The policies behind the use of force were explored Wednesday in the murder trial of former Minneapolis police officer Mohamed Noor, who is charged in the fatal shooting of Justine Ruszczyk Damond. Here is a look at the day's noteworthy development:
- The prosecution called two use-of-force experts, Derrick Hacker and Timothy Longo Sr., to the stand to bolster their claims that Mohamed Noor did not act reasonably when he fatally shot Justine Ruszczyk Damond.
- Hacker, a Crystal police lieutenant, said Noor would not have been justified in using a Taser or pepper spray — much less his gun — adding that “the use of force was objectionable, unreasonable and violated police policies ... and training.”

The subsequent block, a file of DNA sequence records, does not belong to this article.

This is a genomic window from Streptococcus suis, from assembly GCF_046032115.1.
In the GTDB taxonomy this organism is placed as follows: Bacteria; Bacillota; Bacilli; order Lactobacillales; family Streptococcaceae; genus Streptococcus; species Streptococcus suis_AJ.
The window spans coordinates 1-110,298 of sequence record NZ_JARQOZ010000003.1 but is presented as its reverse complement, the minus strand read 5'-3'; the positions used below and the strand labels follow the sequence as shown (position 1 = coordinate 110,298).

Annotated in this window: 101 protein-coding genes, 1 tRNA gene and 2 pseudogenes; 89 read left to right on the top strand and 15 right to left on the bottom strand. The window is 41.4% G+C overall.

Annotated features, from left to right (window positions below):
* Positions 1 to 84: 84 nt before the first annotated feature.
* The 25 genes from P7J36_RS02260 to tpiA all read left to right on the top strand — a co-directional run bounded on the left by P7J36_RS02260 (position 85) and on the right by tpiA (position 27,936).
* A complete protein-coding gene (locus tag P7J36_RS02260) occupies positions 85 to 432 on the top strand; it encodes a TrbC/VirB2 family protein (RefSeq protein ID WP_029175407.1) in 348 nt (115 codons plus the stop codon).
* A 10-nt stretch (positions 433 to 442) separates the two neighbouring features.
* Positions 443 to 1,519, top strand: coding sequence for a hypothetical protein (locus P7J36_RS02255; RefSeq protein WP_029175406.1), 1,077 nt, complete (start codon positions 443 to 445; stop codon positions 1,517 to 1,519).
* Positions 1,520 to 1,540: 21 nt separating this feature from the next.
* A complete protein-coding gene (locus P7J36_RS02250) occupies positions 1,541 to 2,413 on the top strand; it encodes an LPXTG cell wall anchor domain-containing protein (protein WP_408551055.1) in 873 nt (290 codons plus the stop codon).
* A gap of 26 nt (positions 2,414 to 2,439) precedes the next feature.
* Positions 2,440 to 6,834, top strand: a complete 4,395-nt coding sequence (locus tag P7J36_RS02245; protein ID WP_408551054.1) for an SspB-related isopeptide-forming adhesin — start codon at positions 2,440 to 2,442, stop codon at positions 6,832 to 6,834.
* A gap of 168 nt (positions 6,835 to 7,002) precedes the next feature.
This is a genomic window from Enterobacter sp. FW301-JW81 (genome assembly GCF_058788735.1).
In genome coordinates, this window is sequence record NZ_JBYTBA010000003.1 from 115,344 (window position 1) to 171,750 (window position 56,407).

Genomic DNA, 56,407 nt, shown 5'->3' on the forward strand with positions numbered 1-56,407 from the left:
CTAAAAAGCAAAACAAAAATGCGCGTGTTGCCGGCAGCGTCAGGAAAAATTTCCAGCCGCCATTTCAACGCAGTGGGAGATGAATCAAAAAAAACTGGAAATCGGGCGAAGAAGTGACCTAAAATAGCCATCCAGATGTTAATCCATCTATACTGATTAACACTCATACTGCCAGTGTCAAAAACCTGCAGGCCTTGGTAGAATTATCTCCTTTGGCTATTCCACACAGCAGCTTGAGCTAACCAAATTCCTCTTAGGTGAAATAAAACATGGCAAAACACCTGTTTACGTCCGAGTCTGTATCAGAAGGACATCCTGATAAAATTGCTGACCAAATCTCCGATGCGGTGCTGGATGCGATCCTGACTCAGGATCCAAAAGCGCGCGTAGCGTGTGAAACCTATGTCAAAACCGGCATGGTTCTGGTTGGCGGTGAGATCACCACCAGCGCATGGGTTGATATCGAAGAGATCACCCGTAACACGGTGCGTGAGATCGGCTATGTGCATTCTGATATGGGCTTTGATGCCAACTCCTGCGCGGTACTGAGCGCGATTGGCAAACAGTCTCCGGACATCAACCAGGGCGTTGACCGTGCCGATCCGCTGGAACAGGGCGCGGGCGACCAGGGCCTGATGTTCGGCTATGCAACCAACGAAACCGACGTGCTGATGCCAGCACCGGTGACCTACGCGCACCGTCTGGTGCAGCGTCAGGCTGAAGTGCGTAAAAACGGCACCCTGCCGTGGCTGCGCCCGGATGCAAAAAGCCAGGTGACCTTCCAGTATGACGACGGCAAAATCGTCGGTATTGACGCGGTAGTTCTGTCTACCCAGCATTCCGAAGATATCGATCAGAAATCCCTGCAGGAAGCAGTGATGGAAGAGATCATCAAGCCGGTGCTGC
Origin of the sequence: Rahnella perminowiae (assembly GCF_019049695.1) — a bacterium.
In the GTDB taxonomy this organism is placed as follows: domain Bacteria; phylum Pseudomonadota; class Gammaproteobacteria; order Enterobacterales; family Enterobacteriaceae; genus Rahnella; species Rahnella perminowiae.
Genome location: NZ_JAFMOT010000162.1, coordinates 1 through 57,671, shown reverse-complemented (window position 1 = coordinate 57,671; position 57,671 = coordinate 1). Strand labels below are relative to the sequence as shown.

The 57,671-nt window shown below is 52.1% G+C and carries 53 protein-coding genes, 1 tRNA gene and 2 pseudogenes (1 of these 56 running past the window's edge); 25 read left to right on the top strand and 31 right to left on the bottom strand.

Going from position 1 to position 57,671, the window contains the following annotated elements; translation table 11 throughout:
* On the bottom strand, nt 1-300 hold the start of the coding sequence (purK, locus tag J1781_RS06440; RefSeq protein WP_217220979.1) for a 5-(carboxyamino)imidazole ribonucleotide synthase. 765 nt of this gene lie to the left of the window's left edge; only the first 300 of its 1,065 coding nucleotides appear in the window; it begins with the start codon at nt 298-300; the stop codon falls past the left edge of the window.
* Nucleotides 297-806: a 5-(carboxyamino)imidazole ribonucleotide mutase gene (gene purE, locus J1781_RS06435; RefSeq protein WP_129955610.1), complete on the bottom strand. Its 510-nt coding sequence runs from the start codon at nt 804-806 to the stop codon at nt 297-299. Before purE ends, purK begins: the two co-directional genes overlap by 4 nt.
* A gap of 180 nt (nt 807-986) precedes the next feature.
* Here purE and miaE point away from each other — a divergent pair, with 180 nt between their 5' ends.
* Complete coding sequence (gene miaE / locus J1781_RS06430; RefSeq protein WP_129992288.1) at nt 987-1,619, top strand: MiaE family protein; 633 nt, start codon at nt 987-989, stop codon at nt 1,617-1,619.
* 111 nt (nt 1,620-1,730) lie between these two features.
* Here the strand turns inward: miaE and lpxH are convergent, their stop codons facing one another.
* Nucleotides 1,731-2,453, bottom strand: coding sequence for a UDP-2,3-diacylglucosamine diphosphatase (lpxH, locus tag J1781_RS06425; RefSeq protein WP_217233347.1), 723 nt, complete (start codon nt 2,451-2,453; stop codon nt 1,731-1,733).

- Defense attorney Peter Wold’s cross-examination of Hacker focused on his lack of training with officers in two-person squads. Hacker testified earlier that Crystal police work in one-person squads due to staffing. The defense has pushed the importance of partners backing each other up on the job and relying on the other to make decisions on their own.
- Longo, a former police chief in Charlottesville, Va., and former Baltimore police colonel, said the officers should have turned their body cameras on when they drove down an alley investigating Damond’s 911 call about a possible sexual assault, and they should have contacted her since she called 911 a second time to check on their arrival time.